Her sister looked tired, but her eyes intently swept the room, looking for Ellie.  When she spotted her niece at Shannon’s desk, Mary immediately frowned and began crying, holding her arms out.  She dropped to her knees as Ellie jumped from her chair and ran to her, throwing herself into her aunt’s arms.

“Thank God,” Mary cried, stroking Ellie’s soft hair.  “Thank God, you’re alright.”

A tall, older man stepped into the room behind Mary.  His hair was thick and gray, and he was dressed in a worn flannel shirt and jeans.

Mary cleared her throat and looked up, still holding Ellie.  “Sis, allow me to introduce Daniel Taylor.”

Shannon knew exactly who the man was, although he looked very different than she was expecting.  Especially considering the incredible trip her sister had undertaken to find him –– a man who had gone to great lengths not to be found.

But Daniel Taylor was the only one.  He was the only person who understood what was happening to Evan.  He understood because he had the same unimaginable affliction. 

“It’s nice to meet you, Mr. Taylor.  I hear you were a hard man to find.”

Taylor shook Shannon’s hand.  “Not hard enough for your sister, apparently.”

The large man smiled down at Ellie from under his thick brow.  Next he turned and looked at Evan with his piercing brown eyes.  “So this is him,” Taylor mused.  “You’re the one who can see things, are you?”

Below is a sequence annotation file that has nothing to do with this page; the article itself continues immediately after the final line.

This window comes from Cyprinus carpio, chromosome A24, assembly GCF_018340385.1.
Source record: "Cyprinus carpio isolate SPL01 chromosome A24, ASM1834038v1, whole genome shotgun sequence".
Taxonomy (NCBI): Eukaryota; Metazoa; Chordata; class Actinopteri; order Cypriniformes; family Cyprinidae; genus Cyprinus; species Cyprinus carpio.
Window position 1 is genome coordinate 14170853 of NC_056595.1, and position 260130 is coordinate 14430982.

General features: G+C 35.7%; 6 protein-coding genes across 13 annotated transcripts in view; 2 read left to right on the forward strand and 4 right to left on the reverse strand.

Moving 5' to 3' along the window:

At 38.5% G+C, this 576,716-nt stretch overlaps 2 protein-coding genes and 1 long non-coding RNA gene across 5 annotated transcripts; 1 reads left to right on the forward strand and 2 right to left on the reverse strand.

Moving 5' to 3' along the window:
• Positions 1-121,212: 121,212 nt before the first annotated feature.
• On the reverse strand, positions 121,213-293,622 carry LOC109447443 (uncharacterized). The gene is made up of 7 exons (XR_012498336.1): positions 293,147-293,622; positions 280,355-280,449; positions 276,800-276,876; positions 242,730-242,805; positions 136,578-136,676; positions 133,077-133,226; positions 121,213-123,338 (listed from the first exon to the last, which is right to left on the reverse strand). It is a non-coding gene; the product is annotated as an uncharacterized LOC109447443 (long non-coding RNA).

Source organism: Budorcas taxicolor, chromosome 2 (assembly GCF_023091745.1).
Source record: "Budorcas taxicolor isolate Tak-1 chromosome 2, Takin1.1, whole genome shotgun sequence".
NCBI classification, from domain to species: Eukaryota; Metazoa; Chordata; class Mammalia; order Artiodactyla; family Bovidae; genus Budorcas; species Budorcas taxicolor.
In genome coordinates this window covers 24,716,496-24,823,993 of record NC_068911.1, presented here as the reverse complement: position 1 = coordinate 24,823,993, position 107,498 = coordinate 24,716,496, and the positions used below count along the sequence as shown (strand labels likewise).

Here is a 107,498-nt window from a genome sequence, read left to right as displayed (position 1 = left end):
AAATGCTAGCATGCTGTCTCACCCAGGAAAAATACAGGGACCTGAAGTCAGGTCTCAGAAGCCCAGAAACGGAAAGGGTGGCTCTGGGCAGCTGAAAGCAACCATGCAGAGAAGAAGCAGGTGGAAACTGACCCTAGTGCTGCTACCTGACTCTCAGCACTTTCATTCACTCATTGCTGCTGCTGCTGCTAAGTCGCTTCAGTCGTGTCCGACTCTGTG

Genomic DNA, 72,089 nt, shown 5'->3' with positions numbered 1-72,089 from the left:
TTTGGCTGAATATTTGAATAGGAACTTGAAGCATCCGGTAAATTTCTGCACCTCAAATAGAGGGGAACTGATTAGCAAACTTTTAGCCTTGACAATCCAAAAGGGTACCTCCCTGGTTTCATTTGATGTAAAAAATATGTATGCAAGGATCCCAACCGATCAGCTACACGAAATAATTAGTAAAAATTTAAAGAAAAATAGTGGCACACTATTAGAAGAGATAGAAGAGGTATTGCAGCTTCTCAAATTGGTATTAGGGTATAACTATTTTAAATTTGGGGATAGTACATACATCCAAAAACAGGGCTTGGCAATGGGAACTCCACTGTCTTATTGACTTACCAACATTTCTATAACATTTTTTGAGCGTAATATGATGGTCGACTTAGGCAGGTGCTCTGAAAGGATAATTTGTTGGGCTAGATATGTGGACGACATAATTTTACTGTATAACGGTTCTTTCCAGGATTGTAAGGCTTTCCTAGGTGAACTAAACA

Evan didn’t respond.  Instead, he took a nervous step backward and glanced at Dr. Mayer. 

Taylor followed him, stepping closer.  He towered over the teenager and looked him up and down, assessing.

Evan tried to retreat further but ran into the arm of the chair. 

A devilish grin slowly spread across Taylor’s face.  “Relax, boy.  I’m not here to hurt you.  I’m here to keep it from killing you…”







Taylor turned around and looked at Shannon.  He motioned toward her daughter, Ellie, and Mayer took the hint.

“Tania, can you take Ellie next door?  She can draw in there.”

“Of course.”  Tania bent down and smiled at the small girl.  “Let’s get your things.”


Everyone waited as the two crossed the room and gathered Ellie’s things.  Walking back toward the door, Shannon knelt down and gave her daughter a warm squeeze and kiss.

Once gone, Taylor turned back to Evan.  “You don’t have much time.”

He looked nervously to Dr. Mayer.  Rounding the chair, he took another step backward.

Taylor gazed down at him intently.  “You know it’s true, don’t you?”

Evan still didn’t answer.